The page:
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Waterford hospital spent €7.1 million on agency staff over three years

Waterford Regional Hospital went from spending €800,000 on agency staff in 2009 to €3.2 million in 2011 – but the health minister said this amount is not significant compared to other hospitals.

Gareth Chaney/Photocall Ireland
Gareth Chaney/Photocall Ireland

ONE IRISH HOSPITAL spent €7.1 million on agency staff between 2009 and 2011.

Health Minister James Reilly told the Dáil yesterday that Waterford Regional Hospital spent in total €800,000 in 2009, €3.1 million in 2010 and €3.2 million in 2011 on agency staff.

Medical agency costs, which accounted for the bulk of agency expenditure, were €300,000 in 2009, €1.9 million in 2010 and €2 million in 2011.

Minister Reilly gave the figures in response to a question from Deputy John Halligan. He commented:

However, I am informed that since October 2011 the hospital has eliminated its expenditure on medical agency costs through a combination of cost saving measures and the recruitment of non-consultant hospital doctors. The remaining agency costs are largely for paramedical and support staff.

The Minister also said that Waterford does not incur significant expenditure on agency nurses compared to other hospitals.

The HSE national service plan commits to a reduction of up to 50 per cent in agency costs and Minister Reilly said that health service employee numbers must be reduced to approximately 102,000 by the end of the year as part of the Government’s drive to reduce public expenditure.

The number of  employees in Waterford Regional Hospital dropped from 1,851 in March 2009 to 1,720 in December 2011.

Minister Reilly said that a significant portion of the reduction is accounted for in the management administration and general support staff grades.

Deputy John Halligan said that around 60 service workers will have retired by the end of February and that he believed rising waiting lists for elective procedures at Waterford Regional Hospital “will inevitably follow” the closure of two operating theatres at the hospital.

He said he has also been advised that staff shortages will lead to the closure of a further 30 beds.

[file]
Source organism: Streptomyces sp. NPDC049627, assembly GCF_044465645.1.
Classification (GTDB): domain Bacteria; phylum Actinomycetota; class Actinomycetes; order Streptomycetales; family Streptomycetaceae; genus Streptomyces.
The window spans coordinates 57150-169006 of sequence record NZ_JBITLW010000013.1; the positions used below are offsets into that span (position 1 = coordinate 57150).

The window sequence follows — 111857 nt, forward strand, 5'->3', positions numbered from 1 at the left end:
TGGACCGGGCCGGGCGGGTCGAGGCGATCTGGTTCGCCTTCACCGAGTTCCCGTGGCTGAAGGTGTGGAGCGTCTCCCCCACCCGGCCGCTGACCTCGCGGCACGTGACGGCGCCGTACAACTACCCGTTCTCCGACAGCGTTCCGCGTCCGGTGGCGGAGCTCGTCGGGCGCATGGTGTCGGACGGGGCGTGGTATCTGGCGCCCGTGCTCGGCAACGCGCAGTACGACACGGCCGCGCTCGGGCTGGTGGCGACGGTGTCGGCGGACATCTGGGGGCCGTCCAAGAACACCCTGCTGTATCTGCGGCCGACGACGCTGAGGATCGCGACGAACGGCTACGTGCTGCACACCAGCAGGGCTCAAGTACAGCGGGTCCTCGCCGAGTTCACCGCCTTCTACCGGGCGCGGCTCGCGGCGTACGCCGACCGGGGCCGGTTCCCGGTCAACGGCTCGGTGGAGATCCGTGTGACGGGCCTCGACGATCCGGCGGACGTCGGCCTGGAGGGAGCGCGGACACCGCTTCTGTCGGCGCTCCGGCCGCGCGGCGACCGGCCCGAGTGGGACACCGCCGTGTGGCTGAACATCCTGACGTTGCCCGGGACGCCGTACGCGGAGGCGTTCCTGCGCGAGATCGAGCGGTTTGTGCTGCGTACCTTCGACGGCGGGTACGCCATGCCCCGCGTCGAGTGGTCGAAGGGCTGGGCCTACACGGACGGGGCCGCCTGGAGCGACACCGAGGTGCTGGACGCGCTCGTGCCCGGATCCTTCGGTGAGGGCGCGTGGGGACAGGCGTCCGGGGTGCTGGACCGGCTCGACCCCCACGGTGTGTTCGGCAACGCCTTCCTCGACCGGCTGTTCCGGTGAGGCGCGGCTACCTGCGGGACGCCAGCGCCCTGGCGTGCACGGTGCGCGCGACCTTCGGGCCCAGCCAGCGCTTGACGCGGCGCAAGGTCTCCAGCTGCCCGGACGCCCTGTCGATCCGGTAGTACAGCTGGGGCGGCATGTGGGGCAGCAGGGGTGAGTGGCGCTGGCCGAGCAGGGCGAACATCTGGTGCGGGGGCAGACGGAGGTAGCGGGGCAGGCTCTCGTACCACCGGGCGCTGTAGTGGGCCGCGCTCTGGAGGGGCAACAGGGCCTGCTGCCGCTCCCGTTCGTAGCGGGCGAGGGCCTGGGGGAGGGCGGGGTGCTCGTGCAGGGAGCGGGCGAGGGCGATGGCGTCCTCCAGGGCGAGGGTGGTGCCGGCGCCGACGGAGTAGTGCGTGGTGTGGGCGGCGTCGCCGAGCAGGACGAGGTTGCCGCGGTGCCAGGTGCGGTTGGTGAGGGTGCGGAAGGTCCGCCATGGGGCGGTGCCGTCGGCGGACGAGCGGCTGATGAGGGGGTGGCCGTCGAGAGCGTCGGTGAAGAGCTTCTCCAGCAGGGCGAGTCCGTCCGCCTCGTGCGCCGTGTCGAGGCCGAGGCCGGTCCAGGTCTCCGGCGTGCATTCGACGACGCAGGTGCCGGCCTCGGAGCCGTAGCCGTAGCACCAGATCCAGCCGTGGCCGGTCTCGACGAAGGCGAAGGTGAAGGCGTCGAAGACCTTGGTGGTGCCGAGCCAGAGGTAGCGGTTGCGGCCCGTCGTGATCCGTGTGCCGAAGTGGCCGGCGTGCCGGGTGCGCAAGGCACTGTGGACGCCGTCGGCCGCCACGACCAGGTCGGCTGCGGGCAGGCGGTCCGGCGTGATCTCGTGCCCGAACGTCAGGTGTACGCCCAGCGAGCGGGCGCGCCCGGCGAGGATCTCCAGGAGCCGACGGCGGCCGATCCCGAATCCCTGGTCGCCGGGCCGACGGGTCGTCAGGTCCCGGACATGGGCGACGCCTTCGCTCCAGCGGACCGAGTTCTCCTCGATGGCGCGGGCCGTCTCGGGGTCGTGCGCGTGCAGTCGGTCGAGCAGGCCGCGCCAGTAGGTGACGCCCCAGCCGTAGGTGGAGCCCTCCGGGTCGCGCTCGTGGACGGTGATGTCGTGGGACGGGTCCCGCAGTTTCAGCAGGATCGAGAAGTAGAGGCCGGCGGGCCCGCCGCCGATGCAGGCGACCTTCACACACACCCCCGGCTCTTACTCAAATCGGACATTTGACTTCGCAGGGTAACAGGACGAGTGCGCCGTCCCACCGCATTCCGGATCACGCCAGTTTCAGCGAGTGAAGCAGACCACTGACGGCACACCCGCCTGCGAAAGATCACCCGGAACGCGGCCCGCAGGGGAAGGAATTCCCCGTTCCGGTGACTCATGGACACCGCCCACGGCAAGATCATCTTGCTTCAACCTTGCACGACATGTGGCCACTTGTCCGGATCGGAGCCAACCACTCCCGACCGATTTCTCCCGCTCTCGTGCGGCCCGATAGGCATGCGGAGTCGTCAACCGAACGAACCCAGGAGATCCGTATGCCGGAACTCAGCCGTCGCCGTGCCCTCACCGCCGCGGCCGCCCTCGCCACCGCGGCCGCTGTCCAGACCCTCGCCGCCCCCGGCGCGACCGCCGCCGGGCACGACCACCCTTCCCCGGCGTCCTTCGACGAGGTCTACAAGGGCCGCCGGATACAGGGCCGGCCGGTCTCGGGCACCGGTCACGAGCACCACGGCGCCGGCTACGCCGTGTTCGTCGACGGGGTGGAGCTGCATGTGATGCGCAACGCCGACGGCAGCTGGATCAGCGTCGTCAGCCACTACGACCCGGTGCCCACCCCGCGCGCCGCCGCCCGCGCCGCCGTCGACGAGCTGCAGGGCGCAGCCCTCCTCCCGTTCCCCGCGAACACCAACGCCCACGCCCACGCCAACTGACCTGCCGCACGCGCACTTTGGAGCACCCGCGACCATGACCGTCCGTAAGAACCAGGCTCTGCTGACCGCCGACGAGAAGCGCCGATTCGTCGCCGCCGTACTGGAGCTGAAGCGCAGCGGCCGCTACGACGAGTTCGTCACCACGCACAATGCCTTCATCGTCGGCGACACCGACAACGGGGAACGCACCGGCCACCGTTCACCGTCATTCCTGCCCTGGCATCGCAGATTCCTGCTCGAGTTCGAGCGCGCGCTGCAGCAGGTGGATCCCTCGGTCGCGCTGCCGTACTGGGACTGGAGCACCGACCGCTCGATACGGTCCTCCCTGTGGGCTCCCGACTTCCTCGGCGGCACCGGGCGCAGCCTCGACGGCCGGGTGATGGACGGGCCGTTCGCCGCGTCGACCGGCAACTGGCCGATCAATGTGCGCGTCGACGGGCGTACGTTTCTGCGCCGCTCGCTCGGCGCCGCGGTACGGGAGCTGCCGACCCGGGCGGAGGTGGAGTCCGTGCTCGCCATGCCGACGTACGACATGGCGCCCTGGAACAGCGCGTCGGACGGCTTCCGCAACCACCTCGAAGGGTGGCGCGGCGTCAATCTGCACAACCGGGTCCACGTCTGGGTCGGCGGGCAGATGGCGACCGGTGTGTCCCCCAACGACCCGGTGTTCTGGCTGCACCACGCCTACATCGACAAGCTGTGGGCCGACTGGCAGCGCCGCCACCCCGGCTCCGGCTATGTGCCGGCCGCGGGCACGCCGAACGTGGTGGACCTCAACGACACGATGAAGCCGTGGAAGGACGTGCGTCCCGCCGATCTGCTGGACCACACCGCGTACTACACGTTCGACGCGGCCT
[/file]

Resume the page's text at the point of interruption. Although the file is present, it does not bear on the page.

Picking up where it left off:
Halligan noted that the HSE has increased the amount of money spent on agency workers by 75 per cent over the past three years.

He said:

Between March and October 2010 alone it spent €67 million on temporarily filling full-time posts, including 167 non-consultant hospital doctors and 489 agency health care assistants.

He put it to the Minister that this meant the recruitment embargo is failing.

“It is not true to say the embargo is failing,” said Minister Reilly.

The Deputy is right to point out the additional costs that agency staff incur. The agency staff directive, which insists that they be given the same terms and conditions as permanent staff, equally indicates that the base rate for agency staff will have to fall. The reason they were paid more was because they did not have the same rights. They cannot have it both ways.

He said that the reliance on agency staff has been reduced considerably by the increased use of non-consultant hospital doctors.

Minister Reilly told the Dáil in November 2011 that the HSE spent €117 million on agency staff in 2008, €108.3 million in 2009 and €153.4 million in 2010.

He said the use of agency staff, including doctors, nurses, and healthcare assistants, has always been a feature of the health system and will be an ongoing requirement.

Agency staff are used to fill vacancies that arise for a variety of reasons including sick leave, annual leave and maternity leave, and to ensure continuity of service provision.

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